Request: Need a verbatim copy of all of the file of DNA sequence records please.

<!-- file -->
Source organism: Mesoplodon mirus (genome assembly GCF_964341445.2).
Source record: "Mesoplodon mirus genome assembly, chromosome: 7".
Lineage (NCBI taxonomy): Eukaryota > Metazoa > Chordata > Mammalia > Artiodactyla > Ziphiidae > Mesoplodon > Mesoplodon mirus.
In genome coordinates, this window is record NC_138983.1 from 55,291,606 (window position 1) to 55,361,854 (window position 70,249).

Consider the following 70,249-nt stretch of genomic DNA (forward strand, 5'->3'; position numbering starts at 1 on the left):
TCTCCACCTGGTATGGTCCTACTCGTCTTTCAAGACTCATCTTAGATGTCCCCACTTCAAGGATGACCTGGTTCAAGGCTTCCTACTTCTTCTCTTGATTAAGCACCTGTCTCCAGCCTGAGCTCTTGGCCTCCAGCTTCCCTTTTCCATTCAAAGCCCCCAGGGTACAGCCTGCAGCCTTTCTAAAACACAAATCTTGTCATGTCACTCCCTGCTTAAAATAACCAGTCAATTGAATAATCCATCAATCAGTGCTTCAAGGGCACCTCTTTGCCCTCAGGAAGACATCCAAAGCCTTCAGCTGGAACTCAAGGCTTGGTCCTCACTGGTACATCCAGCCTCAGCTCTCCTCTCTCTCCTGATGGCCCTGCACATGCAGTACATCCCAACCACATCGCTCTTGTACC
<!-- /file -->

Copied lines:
Source organism: Mesoplodon mirus (genome assembly GCF_964341445.2).
Source record: "Mesoplodon mirus genome assembly, chromosome: 7".
Lineage (NCBI taxonomy): Eukaryota > Metazoa > Chordata > Mammalia > Artiodactyla > Ziphiidae > Mesoplodon > Mesoplodon mirus.
In genome coordinates, this window is record NC_138983.1 from 55,291,606 (window position 1) to 55,361,854 (window position 70,249).

Consider the following 70,249-nt stretch of genomic DNA (forward strand, 5'->3'; position numbering starts at 1 on the left):
TCTCCACCTGGTATGGTCCTACTCGTCTTTCAAGACTCATCTTAGATGTCCCCACTTCAAGGATGACCTGGTTCAAGGCTTCCTACTTCTTCTCTTGATTAAGCACCTGTCTCCAGCCTGAGCTCTTGGCCTCCAGCTTCCCTTTTCCATTCAAAGCCCCCAGGGTACAGCCTGCAGCCTTTCTAAAACACAAATCTTGTCATGTCACTCCCTGCTTAAAATAACCAGTCAATTGAATAATCCATCAATCAGTGCTTCAAGGGCACCTCTTTGCCCTCAGGAAGACATCCAAAGCCTTCAGCTGGAACTCAAGGCTTGGTCCTCACTGGTACATCCAGCCTCAGCTCTCCTCTCTCTCCTGATGGCCCTGCACATGCAGTACATCCCAACCACATCGCTCTTGTACC